• The president must give his assent to the bill as he can neither withhold his assent to the bill nor return the bill for reconsideration of the Parliament.
  • The 24th Constitutional Amendment Act of 1971 made it obligatory for the President to give his assent to a constitutional Amendment Bill.
  • After the president’s assent, the bill becomes a constitutional amendment act and the Constitution stands amended.

 

 

 

In context of India’s political history, the Fazal Ali Committee was constituted for which task?

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Answer:

  • To make an exhaustive study of the problem of state reorganisation, the Government of India set-up State Reorganisation Commission in 1953 which was headed by Fazal Ali.

More about the committee:

  • The other members of the commission were Hriday Nath Kunzru and K M Panikkar.
  • The commission, in its report submitted in 1955, accepted the language as the basis of reorganisation of the States.
  • It suggested the reorganisation of 27 states of various categories into 16 states and 3 union territories.

Some of the important recommendations of the Commission were;

  • The Indian Union was to consist of 16 States as against the existing 27 and three centrally and ministered territories.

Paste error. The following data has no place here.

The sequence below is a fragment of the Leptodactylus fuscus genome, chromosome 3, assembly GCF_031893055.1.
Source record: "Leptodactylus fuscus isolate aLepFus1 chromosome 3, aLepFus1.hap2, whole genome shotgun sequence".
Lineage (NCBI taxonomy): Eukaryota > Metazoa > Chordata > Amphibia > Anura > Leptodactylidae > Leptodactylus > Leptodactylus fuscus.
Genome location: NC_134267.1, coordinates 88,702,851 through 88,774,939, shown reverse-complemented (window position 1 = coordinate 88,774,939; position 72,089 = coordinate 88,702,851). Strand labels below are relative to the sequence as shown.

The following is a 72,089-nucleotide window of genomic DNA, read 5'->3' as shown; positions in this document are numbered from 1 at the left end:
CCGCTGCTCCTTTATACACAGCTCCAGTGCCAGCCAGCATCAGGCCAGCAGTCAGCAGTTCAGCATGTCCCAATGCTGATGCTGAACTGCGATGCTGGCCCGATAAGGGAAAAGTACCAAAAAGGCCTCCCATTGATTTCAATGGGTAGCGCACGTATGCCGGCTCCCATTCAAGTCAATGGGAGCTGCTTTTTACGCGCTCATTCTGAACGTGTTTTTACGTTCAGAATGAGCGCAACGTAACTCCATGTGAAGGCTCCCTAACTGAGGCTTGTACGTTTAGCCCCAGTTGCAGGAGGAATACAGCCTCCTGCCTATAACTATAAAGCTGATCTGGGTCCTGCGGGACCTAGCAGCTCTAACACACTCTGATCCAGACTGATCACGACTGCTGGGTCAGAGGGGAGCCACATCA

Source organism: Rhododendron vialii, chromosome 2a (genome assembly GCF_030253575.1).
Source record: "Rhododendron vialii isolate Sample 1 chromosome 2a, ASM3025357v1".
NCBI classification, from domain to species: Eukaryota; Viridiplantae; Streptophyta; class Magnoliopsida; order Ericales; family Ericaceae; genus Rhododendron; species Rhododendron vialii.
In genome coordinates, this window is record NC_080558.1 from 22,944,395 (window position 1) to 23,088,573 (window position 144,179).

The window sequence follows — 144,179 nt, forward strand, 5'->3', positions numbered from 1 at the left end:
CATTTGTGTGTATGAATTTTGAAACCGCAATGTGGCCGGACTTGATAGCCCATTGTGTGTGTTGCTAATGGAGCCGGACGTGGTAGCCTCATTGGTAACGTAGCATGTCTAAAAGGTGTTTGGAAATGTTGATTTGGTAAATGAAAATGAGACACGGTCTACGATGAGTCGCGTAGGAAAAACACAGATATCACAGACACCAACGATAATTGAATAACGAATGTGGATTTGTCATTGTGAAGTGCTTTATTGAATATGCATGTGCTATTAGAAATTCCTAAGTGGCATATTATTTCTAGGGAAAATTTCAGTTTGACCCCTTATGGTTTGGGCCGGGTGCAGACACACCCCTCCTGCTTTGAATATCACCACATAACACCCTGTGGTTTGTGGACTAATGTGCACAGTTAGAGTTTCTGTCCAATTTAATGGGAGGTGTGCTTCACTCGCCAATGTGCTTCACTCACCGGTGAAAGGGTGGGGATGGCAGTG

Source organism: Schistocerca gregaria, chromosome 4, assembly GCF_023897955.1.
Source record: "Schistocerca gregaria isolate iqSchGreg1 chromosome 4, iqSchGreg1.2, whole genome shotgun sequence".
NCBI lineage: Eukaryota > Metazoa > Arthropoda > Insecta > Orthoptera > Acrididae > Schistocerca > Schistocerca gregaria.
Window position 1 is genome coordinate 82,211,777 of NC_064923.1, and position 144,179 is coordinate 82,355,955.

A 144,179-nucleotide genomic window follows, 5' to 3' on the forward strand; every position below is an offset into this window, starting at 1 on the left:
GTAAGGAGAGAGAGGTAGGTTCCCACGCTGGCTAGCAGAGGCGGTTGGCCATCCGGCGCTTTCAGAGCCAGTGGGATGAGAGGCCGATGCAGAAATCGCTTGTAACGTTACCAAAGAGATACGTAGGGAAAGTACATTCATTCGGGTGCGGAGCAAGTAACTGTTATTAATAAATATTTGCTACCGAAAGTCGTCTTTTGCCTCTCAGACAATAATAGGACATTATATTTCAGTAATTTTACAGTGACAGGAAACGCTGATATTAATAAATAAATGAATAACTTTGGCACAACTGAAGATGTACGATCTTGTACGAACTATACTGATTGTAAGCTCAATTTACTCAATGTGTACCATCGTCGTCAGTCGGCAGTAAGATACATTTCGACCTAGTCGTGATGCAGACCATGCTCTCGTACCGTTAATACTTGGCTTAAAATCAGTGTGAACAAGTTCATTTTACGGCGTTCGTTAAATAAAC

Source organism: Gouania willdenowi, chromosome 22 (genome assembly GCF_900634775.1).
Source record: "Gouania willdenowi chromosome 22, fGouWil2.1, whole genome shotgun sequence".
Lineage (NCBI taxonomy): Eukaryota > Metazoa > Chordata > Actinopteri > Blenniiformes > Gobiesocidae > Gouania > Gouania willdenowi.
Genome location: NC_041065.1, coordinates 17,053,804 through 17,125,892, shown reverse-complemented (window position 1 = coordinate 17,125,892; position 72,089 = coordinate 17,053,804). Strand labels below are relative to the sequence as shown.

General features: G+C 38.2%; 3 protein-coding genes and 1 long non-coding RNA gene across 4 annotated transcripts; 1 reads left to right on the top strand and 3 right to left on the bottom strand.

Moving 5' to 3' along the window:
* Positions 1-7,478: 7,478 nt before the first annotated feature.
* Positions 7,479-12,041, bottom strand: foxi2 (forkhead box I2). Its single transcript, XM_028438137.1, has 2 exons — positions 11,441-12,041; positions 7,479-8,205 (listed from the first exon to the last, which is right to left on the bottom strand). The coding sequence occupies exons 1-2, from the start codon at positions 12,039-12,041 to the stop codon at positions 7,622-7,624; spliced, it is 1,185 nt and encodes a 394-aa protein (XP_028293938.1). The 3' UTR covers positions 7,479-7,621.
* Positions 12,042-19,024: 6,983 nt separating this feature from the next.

• Special safeguards were recommended for linguistic minorities.
  • In the interests of national unity and good administration, the Commission—recommended the reconstitution of certain All India Services. It further recommended that at least 50 per cent of the new entrants to the All India Services and at least one third of the number of Judges in a High Court should consist of persons recruited from outside that State so that, administration might inspire confidence and help in arresting parochial trends.
  • The Commission put emphasis on the need for encouraging the study of Indian languages other than Hindi but, for some time to come, English continue to occupy an important place in the universities and institutions of higher learning.
  • The Commission rejected the demand for the creation of a Punjabi Speaking State (Punjabi Suba) because “the creation of such a state will solve neither the language nor the communal problem”.
  • The State Reorganisation Act, 1956 was passed by parliament to give effect to the recommendations of the commission.

 

 

 

The term ‘Proclamation of Emergency’ mentioned in the Constitution of India denotes to:

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Answer: